By Malachy Uzendu
In 1992 upon completion of my NYSC programme, I was retained by Punch Nigeria Limited and offered appointment as a Senior Correspondent. I was retained at the Abuja Bureau office under the headship of Mr. Folabi Lawal. We operated from the “Fleet Street”. That was at Area 3, Garki, Abuja, opposite then NYSC headquarters.
There were a good number of journalists: Camillus Eboh, Emeka Nwankpa, Osaretin Imahiyereobo, and Philip Ojisua (Guardian); Victor Adegbamgbe, Lattef Ibrahim, Kayode Olaitan, Sade Orinmolade, Timothy Imokhunase (Baba Natty) and (Sketch); Anselm Okolo, Yinka Oduwole and Tunji Oyewo (Nigerian Tribune); Sheriff Mohammed and late Suleiman Ibn Mohammed (Democrat); Felix Onuah (Today); Abdulrasaq Bello Barkindo (Newswatch magazine), and of course, not my colleagues in Punch: Mrs. Nike Adenike, Chuks Ohuegbe, late Joel Gure, and Stella. Senator Osita Izunaso, then the lone correspondent of the Satellite newspaper, joins us every evening from his office at Area 8, before jetting off for an almost routine evening hangout with Anselm Okolo (the two musketeers). Innocent Nwobodo, Bureau Chief of Daily Champion, alongside Amaechi Dike and Goddy Enweremmadu, provided the needed fillip each time controversy arose on the slant taken in any news reportage. Amaechi usually would flood discussions with his jaw-breaking words spiced with Latin phrases. Kehinde Olaosebikan, Sufuyan Ojeifo and Emma Ujah (Vanguard) were usually the last to join in our jokes, the rib-cracking vibes from the late Joel Gure.
I recall vividly how Ojeifo set the record of being the first and only journalist in Abuja to procure two micro-recorders. Ojeifo would be teased for hardly sleeping since he had to transcribe interviews stored in the two recorders. And his tenacity paid off as Ojeifo garnered laurels as the most hardworking journalist.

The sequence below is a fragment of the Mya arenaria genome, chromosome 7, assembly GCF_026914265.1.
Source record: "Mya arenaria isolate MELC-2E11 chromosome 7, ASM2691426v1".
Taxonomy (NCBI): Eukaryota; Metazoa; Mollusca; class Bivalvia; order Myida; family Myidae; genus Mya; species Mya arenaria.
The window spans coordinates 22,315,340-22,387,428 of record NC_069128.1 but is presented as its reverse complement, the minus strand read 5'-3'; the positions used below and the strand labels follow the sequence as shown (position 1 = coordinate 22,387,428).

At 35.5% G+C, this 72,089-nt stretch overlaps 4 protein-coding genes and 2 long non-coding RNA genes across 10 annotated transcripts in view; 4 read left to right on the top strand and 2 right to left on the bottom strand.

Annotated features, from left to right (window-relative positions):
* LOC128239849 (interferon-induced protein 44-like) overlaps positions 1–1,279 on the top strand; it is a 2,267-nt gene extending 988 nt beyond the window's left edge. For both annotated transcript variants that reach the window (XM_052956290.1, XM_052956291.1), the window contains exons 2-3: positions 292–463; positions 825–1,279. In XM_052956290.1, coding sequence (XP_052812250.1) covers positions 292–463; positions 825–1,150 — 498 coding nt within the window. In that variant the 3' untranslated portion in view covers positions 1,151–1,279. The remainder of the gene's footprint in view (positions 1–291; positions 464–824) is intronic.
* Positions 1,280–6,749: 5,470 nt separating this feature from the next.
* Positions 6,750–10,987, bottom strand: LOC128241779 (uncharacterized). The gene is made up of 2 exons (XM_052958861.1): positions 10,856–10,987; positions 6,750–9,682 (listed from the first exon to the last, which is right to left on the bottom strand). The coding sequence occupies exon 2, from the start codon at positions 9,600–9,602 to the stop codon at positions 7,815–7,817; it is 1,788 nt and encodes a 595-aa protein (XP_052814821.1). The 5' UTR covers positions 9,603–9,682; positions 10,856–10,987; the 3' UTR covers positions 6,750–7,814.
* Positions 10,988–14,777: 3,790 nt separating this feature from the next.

The late Reginald Okochi, Dr. Orji Ogbonnaya Orji and Gbenga Onayiga (Radio Nigeria Network), would equally breeze into the Fleet Street, at times with Cordelie Nwolu (Ukwuoma), the political correspondent of NTA, to share bangers and as well devour some plates of pepper soup and ‘nkwobi’ at the “Mango and Banana Republic. The hardworking Chief Olu Akerele, the late Frank Ized (National Concord) and Mohammed Adamu (African Concord) and a few other reporters from the Concord Group, never missed in the action. Martins Oloja, Editor of Abuja Newsday, will always churn out exclusives chronicled by one Ambassador Udeigwe. The newspaper was arguably an encyclopedia on FCT matters. Chuks Okocha, who would always plead to be carried along by the ‘big boys’ in the industry and his cameraman, Bamidele Biodun (Republic) played critical roles.
I recall how we, the Political Correspondents kept vigil at the headquarters of the defunct Social Democratic Party (SDP) and National Republican Convention (NRC), now being used by the National Defence College and Independent Corrupt Practices and Other Related Offences Commission (ICPC) respectively. Our stories led the news items.
Chuks Ohuegbe, my colleague then in The Punch, one of the most enterprising political correspondents, was on the campaign train of the late Chief Moshood Kashimawo Olawale (MKO) Abiola all through the 36 states of the federation, while I held fort at NEC and the headquarters of the SDP and NRC. Remi Ibitola and Joseph Ogunsemi would breeze in from The Punch head office when necessary, and so would Lawal Ogeinagbon (Daily Times), who comes in to support Clement Iloba, who had the task of editing Abuja Times. Joel Attah and Molly Kilette, as well as Charles Ozoemena, gave Abuja Times added pedigree with extra-ordinary news stories.
One of the groups that almost polarised journalists was Association for Better Nigeria (ABN) led by Senator Arthur Nzeribe and Abimbola Davis. Inspite of how the misgivings of some of us, we did give them voice.